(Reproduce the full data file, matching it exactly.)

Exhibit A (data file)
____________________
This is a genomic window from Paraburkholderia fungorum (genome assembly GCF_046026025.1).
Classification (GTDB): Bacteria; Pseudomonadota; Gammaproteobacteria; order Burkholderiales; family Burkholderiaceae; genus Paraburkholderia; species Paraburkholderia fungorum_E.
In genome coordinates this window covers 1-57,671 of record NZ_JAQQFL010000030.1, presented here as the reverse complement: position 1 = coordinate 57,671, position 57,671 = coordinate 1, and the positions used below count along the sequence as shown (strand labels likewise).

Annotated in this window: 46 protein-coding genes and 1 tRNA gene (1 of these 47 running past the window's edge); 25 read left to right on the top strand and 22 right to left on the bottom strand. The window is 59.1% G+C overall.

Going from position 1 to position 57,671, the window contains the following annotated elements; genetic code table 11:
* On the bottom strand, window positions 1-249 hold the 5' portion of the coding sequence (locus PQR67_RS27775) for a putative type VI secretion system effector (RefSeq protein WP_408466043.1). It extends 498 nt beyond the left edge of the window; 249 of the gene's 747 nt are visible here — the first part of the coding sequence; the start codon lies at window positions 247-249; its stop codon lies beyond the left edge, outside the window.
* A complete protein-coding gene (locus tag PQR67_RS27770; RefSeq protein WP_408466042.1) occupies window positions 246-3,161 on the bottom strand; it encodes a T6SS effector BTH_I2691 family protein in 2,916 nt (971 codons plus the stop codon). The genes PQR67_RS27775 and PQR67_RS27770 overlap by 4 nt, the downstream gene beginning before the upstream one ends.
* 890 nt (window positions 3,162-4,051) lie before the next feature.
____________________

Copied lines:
This is a genomic window from Paraburkholderia fungorum (genome assembly GCF_046026025.1).
Classification (GTDB): Bacteria; Pseudomonadota; Gammaproteobacteria; order Burkholderiales; family Burkholderiaceae; genus Paraburkholderia; species Paraburkholderia fungorum_E.
In genome coordinates this window covers 1-57,671 of record NZ_JAQQFL010000030.1, presented here as the reverse complement: position 1 = coordinate 57,671, position 57,671 = coordinate 1, and the positions used below count along the sequence as shown (strand labels likewise).

Annotated in this window: 46 protein-coding genes and 1 tRNA gene (1 of these 47 running past the window's edge); 25 read left to right on the top strand and 22 right to left on the bottom strand. The window is 59.1% G+C overall.

Going from position 1 to position 57,671, the window contains the following annotated elements; genetic code table 11:
* On the bottom strand, window positions 1-249 hold the 5' portion of the coding sequence (locus PQR67_RS27775) for a putative type VI secretion system effector (RefSeq protein WP_408466043.1). It extends 498 nt beyond the left edge of the window; 249 of the gene's 747 nt are visible here — the first part of the coding sequence; the start codon lies at window positions 247-249; its stop codon lies beyond the left edge, outside the window.
* A complete protein-coding gene (locus tag PQR67_RS27770; RefSeq protein WP_408466042.1) occupies window positions 246-3,161 on the bottom strand; it encodes a T6SS effector BTH_I2691 family protein in 2,916 nt (971 codons plus the stop codon). The genes PQR67_RS27775 and PQR67_RS27770 overlap by 4 nt, the downstream gene beginning before the upstream one ends.
* 890 nt (window positions 3,162-4,051) lie before the next feature.